Evans Says Fed Needs to Generate Stronger Inflation Overshoot
(Bloomberg) -- The U.S. central bank needs to keep monetary policy easy to raise the public’s inflation expectations even after the current bout of inflationary pressures from supply-chain disruptions fades, Federal Reserve Bank of Chicago President Charles Evans said.
“I do not think the supply-side-induced transitory surge in inflation we are seeing today will be enough to do the trick,” Evans said Monday in remarks prepared for a speech at the annual National Association for Business Economics conference in Arlington, Virginia. “I expect that we will need a period of sustained, monetary-policy-induced overshooting of 2% inflation to boost long-run inflation expectations enough to deliver on our mandated goals.”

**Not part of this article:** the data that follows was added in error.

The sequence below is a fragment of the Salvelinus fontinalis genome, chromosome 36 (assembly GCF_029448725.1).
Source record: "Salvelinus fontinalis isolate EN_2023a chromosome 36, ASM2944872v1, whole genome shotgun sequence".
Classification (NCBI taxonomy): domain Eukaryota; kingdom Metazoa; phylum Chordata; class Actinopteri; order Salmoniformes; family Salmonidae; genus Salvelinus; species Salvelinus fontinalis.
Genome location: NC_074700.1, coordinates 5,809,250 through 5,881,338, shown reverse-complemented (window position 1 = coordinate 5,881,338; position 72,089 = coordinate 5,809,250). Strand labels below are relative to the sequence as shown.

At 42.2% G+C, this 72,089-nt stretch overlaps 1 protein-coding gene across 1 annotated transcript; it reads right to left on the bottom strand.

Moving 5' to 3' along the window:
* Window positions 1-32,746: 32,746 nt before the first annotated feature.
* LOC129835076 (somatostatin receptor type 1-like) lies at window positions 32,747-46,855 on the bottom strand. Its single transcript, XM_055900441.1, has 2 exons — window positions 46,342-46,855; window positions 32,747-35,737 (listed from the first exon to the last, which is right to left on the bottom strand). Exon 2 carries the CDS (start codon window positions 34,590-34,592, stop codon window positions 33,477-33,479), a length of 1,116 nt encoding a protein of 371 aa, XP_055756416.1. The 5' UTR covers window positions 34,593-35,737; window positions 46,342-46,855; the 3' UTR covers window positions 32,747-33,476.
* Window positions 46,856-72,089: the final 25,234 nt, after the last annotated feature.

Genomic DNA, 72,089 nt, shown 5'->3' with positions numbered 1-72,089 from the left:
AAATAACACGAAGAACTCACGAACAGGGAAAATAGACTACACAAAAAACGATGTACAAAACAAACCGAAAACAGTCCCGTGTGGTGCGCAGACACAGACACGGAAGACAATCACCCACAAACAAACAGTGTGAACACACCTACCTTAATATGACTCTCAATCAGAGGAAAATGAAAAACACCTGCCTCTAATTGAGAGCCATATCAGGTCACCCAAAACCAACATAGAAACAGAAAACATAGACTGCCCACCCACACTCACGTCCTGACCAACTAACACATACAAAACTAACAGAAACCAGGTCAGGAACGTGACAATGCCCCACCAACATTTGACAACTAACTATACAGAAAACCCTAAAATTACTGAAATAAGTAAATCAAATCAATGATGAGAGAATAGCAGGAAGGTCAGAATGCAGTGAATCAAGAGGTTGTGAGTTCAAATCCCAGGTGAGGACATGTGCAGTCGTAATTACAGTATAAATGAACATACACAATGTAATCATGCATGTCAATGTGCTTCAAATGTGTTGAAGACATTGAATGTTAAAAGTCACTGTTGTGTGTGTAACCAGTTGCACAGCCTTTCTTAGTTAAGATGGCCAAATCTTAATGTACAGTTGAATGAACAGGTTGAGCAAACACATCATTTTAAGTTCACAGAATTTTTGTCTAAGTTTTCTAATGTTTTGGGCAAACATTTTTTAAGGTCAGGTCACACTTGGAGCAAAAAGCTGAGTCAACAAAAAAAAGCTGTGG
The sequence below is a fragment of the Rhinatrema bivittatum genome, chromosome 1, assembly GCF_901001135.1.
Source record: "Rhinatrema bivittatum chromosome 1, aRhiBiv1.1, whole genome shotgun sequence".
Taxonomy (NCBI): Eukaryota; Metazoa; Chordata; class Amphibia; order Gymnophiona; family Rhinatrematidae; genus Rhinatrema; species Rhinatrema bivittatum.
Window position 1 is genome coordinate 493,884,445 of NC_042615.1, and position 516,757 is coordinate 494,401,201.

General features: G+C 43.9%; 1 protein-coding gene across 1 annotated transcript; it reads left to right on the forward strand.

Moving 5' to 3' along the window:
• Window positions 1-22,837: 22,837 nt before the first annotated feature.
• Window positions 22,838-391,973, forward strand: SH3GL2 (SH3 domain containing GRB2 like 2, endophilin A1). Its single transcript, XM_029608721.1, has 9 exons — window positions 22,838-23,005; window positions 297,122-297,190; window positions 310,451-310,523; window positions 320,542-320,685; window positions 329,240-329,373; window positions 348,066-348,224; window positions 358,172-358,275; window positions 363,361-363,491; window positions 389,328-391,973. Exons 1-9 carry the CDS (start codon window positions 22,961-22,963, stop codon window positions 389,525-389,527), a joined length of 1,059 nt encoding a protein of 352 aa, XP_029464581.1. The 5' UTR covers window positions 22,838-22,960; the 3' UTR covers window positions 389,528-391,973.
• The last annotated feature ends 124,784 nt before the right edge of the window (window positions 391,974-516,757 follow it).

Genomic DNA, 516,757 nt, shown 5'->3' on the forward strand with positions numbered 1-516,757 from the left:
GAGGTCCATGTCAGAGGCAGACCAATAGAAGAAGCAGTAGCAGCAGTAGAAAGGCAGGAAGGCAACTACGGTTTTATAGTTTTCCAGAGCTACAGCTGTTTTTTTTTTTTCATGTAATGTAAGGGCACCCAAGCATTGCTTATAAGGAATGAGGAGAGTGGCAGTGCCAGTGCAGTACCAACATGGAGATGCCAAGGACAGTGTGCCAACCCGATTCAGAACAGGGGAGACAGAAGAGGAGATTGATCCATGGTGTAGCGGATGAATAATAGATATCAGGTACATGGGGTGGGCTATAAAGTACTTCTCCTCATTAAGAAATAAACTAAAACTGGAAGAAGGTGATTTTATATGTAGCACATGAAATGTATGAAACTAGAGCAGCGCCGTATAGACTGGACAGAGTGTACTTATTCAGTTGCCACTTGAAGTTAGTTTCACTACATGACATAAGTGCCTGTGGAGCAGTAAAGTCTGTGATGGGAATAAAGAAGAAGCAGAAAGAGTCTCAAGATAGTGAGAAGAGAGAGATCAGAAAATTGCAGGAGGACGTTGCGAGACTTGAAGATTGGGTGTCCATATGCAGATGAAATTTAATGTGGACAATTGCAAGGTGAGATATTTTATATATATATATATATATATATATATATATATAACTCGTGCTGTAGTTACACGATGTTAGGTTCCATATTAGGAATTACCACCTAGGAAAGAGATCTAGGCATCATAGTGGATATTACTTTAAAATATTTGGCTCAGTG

Evans spoke following last week’s Federal Open Market Committee meeting, which concluded Wednesday with a signal from Fed officials that they would probably soon begin winding down the massive bond-buying program they put in place last year in response to the pandemic.
The Chicago Fed chief, a voter on FOMC decisions this year, echoed that guidance in his remarks.
At the same time, Evans described the outlook for the Fed’s benchmark interest rate -- which the central bank has held near zero since March 2020 -- “much less clear.”
Quarterly projections published following the FOMC meeting last week showed the committee was evenly split in seeing a need to begin raising rates as soon as next year, amid expectations that inflation would drift back down to just above the Fed’s 2% target, from current levels above 4%.
Evans cited low longer-term Treasury yields as an indication that the public is still too pessimistic about the outlook for inflation, suggesting the Fed needs to aim higher.
“Though the modest overshooting projected from 2022 through 2024 is an improvement, I don’t think it is a strong signal of sustainable inflation above 2%,” he said, referring to the FOMC projections. “I feel we need to go beyond trying to thread the needle by a couple of tenths in order to be assured of a sustainable moderate overshoot.”
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